Obviously, preferring rational preferences is in it self a preference of some arbitrariness. Going into that discussion, however, opens a far wider field. Other similar preferences may be present, but left unstated, in this post.

  4. In many cases, reasonably objective statements can be made based on reasonably objective criteria, and (while the subjective aspects should be kept in mind) it is usually better to do so than to speak of subjectiveness. Often a very high degree of objectivity and/or certainty can be reached (as is often the case in the “hard” sciences) and the mere fact that there is a theoretical possibility of something else on the very edge of probability is no excuse for claims like “Evolution is just a theory!” or many of the extremely relativistic positions of many post-modernists.

    (Notably, post-modernism is based on a few sound ideas, but these ideas are rarely truly understood and they are often applied in an ridiculous manner—to the point that some in the PC or feminist movement seem to consider truth something that, using post-modernist motivations, should be bent to fit their own ideals without regard for the real world. A lack of understanding of science is almost always present.)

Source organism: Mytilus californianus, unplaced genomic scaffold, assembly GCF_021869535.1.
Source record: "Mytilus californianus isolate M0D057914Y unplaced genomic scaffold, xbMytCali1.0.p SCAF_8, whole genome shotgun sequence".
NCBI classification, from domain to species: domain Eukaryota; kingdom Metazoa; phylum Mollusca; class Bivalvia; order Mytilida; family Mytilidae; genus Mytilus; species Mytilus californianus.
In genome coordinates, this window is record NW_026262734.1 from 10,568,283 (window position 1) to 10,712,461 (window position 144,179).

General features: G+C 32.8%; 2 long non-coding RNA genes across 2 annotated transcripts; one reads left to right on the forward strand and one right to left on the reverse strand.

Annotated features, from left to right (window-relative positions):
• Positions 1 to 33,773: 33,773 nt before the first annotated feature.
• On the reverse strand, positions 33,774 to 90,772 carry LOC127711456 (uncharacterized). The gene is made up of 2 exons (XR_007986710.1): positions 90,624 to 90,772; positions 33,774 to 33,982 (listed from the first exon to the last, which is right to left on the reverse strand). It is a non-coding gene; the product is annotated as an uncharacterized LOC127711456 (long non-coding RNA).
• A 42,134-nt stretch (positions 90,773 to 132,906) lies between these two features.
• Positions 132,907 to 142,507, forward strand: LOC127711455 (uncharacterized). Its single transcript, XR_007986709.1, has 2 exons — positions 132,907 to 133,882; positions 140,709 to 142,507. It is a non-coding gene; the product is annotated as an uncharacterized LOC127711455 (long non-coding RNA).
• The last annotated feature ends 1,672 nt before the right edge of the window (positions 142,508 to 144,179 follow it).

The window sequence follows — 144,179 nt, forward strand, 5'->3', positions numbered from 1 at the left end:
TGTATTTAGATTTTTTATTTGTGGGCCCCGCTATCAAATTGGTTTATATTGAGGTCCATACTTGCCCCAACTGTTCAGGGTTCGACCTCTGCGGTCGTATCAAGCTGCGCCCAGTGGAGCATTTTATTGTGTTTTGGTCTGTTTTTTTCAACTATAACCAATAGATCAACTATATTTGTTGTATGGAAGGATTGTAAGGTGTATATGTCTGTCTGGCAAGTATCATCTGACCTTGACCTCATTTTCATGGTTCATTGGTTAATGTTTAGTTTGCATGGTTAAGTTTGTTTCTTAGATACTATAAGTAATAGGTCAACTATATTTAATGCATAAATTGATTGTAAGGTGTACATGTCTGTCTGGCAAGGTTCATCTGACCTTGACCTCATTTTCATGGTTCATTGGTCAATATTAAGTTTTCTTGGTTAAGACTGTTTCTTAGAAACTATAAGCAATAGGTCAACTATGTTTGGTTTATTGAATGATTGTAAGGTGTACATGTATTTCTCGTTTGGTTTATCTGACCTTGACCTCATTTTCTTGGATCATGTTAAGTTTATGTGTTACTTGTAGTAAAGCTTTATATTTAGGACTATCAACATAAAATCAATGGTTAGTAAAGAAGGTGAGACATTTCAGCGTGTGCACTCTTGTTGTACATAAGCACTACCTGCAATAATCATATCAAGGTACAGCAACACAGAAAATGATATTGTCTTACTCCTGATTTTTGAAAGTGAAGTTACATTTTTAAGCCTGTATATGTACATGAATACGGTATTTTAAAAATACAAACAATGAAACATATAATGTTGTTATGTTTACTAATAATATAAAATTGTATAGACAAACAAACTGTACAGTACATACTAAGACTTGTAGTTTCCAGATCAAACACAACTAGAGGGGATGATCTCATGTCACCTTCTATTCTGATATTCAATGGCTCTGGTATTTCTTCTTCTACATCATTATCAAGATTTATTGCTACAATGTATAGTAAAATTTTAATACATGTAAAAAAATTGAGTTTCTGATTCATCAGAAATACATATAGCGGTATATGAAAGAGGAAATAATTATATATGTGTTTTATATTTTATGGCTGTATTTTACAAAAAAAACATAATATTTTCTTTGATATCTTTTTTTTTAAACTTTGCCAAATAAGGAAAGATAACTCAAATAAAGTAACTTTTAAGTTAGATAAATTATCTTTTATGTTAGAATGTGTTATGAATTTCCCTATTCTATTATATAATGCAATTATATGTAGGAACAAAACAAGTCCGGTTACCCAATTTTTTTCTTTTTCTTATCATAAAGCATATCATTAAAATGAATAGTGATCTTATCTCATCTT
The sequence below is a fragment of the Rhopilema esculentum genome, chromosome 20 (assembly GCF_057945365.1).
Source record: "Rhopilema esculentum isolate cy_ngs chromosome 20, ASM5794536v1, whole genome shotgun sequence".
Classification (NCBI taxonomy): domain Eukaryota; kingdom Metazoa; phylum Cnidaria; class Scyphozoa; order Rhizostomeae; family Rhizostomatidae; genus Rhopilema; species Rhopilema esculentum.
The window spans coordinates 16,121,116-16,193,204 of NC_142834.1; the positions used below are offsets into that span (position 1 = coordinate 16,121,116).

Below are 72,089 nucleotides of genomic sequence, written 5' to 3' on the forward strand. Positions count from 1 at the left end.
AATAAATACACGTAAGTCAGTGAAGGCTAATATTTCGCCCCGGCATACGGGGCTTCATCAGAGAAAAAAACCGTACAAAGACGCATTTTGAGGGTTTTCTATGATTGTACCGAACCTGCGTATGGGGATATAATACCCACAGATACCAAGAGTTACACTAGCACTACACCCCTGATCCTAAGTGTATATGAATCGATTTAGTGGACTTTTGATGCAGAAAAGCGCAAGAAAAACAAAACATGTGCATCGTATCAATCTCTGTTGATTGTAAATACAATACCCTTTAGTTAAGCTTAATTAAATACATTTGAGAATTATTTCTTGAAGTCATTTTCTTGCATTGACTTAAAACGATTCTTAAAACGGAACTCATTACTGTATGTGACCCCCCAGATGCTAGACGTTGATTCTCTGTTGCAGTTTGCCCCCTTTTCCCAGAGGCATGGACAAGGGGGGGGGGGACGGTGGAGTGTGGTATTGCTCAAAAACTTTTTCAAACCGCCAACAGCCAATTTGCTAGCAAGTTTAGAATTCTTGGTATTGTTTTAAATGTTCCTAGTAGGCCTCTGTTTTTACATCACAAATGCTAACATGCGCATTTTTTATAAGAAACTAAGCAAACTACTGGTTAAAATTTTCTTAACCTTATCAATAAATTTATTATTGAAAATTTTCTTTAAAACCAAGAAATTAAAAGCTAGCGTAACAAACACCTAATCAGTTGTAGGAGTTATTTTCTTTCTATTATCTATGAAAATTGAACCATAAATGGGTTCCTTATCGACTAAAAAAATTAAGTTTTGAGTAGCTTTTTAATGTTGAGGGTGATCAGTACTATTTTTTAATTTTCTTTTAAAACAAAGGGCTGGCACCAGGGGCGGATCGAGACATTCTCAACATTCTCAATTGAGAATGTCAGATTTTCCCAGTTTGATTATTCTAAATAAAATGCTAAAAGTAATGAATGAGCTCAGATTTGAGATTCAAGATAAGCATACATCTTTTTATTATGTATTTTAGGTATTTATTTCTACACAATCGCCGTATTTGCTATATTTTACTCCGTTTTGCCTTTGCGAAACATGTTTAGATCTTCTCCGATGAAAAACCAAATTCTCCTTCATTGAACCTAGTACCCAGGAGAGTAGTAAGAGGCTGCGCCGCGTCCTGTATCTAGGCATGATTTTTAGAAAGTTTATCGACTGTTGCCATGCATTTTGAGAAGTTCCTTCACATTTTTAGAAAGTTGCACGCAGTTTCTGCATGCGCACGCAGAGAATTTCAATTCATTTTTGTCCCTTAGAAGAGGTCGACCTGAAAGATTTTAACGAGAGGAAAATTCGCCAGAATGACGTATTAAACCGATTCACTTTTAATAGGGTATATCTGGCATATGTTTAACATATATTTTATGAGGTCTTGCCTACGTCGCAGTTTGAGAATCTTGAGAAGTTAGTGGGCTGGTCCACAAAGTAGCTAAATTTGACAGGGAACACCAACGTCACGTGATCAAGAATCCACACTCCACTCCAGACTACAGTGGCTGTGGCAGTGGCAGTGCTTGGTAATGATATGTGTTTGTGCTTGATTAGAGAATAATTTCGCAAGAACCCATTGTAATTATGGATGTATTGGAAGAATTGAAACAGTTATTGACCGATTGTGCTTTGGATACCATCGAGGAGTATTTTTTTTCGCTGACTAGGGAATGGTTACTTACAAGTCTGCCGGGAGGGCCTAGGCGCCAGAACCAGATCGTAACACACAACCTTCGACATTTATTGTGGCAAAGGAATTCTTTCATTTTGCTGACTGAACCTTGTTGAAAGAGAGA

5. Even in those cases where there is no objective truth to be found, the search for an objective truth can be rewarding in that it forces the exposure to different perspectives, the critical investigation of claims and arguments, the weighing of pros and cons, … In this way, a richer and deeper understanding can still be found. Indeed, it even happens that an, as it eventually turned out, faulty scientific model or theory had benefits through e.g. predictions that were better than an even earlier model or no model at all.

  6. The wish to actually search for the truth of the matter (a better approximation of the truth, new or refined insights, …; as opposed to merely convincing others of a pre-formed opinion) is central to good debating.